Being a first year Paramedic Science student sometimes has an air of make-believe about it. We dress proudly in uniform for skills classes but we are by and large untested. And sometimes – particularly now, just ahead of placement – the restlessness this generates is practically palpable.
Don’t get me wrong; the scenarios we play out in the skills labs mightn’t exactly be Shakespearean tragedies – they’re usually just ordinary human tragedies but they’re no less gripping for all that. In these urgent clinical dramas, it’s a bit like method acting; the more you commit to your role, the more you tend to learn.
But until we get out on placement, this all seems a little theoretical; at least for those of us who don’t yet have that kind of clinical experience. It’s all been leading up to this and now, after time sometimes seeming to drag, the hour of placement is suddenly almost upon us.
A Monday morning briefing on 20 February for those going with the London Ambulance Service (LAS) brought quite a few issues into sharper focus. The Link Tutor with the LAS, gave us the lay of the land about working life in London town. He didn’t glamorise it and why would he? He did however make us aware of the kind of support services that are available to us in the event of having to deal with any particularly difficult experiences.
Aside from the near certainty of bearing witness to great sadness on a daily basis, the reality of pulling 12-hour shifts and then driving two hours home is beginning to sink in. For body or soul, this won’t be an easy gig by any stretch. And it sure isn’t for the love of money.
As a taster of what might be expected when we do get out on the road, the recent experience of one of our cohort as he made his way home from university is salutary. Having found himself first on the scene of a road traffic collision (RTC), he remained there with his patient until HEMS (Helicopter Emergency Medical Service) arrived. Suffice to say, our classmate’s conduct was extremely professional.
That story is curt, abrupt even, almost like a military despatch but for good reason. Firstly, it needs no dramatisation but more importantly, from a practice point of view; in the interest of anonymity, more granular detail might lead to identification and a breach of patient confidentiality.
But in his actions, I reckon our quick-thinking colleague did what we would all hope to do in a similar situation. The same man would modestly tell you that he only did what he was trained to do and in a way, he’d be right; even if he’s still owed serious kudos for his cool-headedness.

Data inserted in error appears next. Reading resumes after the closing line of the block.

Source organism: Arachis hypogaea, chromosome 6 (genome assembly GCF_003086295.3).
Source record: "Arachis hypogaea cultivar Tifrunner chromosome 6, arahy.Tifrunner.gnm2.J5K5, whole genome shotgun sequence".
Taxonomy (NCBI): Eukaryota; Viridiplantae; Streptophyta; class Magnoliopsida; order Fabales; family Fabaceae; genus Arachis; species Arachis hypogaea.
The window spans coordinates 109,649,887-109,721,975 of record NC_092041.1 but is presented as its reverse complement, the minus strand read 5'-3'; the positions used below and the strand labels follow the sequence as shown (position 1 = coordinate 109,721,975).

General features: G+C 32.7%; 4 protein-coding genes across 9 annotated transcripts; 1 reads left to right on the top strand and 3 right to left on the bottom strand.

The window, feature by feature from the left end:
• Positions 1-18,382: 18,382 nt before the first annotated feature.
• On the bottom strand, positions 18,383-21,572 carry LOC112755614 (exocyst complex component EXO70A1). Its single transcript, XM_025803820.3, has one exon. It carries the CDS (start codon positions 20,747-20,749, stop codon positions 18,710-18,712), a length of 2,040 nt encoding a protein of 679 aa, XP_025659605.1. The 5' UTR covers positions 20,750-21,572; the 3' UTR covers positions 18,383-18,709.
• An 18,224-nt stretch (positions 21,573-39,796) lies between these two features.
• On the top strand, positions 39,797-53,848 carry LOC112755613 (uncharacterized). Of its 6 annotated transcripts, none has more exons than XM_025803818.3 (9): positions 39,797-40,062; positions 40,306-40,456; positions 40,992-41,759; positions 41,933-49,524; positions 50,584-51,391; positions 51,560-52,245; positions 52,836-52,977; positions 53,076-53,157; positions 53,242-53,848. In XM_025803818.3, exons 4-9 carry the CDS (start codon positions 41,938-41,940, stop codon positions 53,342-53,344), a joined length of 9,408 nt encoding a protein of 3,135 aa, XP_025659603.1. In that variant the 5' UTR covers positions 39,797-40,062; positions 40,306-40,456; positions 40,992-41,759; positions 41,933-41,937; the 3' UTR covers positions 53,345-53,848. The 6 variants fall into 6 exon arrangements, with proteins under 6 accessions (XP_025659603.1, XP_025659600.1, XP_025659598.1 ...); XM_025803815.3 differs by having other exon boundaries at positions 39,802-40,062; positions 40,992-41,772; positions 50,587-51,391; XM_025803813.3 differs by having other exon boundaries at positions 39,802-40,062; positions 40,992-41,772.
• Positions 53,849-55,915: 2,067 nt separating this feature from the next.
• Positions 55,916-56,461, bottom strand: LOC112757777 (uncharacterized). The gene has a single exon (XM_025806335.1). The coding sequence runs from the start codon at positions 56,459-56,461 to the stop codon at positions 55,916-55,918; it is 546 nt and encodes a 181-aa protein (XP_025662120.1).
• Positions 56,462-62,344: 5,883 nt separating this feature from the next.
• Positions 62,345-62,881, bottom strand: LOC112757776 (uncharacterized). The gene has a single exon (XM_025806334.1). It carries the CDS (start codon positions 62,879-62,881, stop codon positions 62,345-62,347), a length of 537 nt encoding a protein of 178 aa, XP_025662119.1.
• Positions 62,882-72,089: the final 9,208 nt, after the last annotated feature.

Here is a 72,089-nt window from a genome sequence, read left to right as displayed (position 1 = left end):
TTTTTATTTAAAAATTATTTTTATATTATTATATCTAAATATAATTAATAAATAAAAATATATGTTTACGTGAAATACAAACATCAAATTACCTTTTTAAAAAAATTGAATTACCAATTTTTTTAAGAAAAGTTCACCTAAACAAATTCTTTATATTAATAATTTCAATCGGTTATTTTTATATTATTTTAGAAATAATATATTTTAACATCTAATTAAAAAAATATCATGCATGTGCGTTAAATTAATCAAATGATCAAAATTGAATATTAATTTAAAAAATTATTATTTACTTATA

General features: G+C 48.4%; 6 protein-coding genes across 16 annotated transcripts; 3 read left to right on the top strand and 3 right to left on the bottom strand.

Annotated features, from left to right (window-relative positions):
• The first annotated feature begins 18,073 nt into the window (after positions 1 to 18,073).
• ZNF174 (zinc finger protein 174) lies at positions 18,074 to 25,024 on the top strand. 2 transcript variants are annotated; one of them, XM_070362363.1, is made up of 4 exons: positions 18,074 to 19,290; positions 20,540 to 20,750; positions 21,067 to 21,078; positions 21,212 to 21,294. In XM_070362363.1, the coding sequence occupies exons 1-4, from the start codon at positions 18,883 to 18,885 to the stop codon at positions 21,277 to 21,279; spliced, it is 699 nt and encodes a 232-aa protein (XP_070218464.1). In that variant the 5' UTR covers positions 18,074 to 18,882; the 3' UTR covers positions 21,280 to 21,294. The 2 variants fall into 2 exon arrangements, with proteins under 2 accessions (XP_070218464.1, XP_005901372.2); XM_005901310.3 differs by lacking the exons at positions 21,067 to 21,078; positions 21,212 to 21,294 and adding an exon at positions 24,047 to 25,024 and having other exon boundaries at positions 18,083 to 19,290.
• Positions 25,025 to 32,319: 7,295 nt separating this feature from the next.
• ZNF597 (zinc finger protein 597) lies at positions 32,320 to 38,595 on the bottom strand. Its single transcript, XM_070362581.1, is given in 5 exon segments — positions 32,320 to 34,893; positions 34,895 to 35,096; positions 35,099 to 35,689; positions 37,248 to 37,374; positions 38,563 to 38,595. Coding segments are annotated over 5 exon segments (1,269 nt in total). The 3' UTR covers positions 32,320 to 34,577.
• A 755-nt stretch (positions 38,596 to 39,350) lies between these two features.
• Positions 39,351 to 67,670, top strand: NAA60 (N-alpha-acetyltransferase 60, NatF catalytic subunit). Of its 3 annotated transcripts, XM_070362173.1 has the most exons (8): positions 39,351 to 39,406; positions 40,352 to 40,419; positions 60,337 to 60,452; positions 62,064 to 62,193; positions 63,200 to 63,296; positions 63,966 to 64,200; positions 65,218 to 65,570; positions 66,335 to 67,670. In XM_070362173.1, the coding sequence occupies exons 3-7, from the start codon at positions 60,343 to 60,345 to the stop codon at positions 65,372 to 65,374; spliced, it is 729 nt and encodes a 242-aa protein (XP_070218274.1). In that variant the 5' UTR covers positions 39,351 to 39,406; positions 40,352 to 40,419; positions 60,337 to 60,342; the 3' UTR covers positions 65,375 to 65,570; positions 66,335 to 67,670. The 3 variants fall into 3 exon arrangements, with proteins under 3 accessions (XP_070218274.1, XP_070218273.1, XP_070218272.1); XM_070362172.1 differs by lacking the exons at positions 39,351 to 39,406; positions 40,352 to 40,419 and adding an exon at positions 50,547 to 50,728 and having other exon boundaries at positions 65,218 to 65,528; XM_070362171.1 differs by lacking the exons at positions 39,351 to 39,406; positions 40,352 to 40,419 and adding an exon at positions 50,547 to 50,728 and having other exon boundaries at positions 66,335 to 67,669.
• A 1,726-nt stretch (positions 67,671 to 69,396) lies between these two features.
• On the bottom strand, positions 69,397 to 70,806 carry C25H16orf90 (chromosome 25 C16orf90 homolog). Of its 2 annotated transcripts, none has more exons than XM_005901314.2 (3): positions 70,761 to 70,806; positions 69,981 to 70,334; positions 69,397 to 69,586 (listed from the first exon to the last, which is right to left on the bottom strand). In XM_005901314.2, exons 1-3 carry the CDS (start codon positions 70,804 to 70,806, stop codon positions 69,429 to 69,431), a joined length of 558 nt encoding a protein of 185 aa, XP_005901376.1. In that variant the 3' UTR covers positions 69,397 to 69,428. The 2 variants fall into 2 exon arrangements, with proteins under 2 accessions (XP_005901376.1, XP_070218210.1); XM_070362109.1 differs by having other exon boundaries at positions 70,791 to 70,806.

At some point before long, many of us will find ourselves in similar or perhaps even more challenging situations. I wish I had advice to offer but like most of my cohorts, I remain untested and I’m just going to have to trust to my training and the wisdom of my mentor (though not necessarily in that order). All I can do is wish us all well and if it does get hairy, that we’d avail of the appropriate services and (perhaps even more importantly) avail of each other’s support.
So hopefully, in a few months we’ll all be swapping wagon tales like old hands. And in among the black humour and bravado, there’ll be clinical nuggets and I daresay a deeper understanding of the human tragedies we play out in the dressing-up box.
I have come back to normal university lectures and skills sessions after a successful placement in central London. There’s always post-placement blues as the reality of the course settles in with essays and deadlines here and there. However, a new year means a few steps closer to becoming a registered paramedic and, in fact, I will hopefully be graduating next year.
In January, I submitted an applied anatomy and physiology essay that was 4,500 words, which certainly took a long time to write and reference! I’m glad to say I received a good mark for it and one of the senior lecturers even rang me on a Saturday to talk through the marking! It’s gestures such as this that remind me why I’m studying at Anglia Ruskin University. As well as what seems like essay after essay, we have been learning about Advanced Life Support (ALS) and pharmacology (the study of the effects of drugs in the body) in our practical skills sessions. These have been going really well and we alternate between each other, to take the leadership role in ALS cardiac arrest scenarios in simulated environments on campus.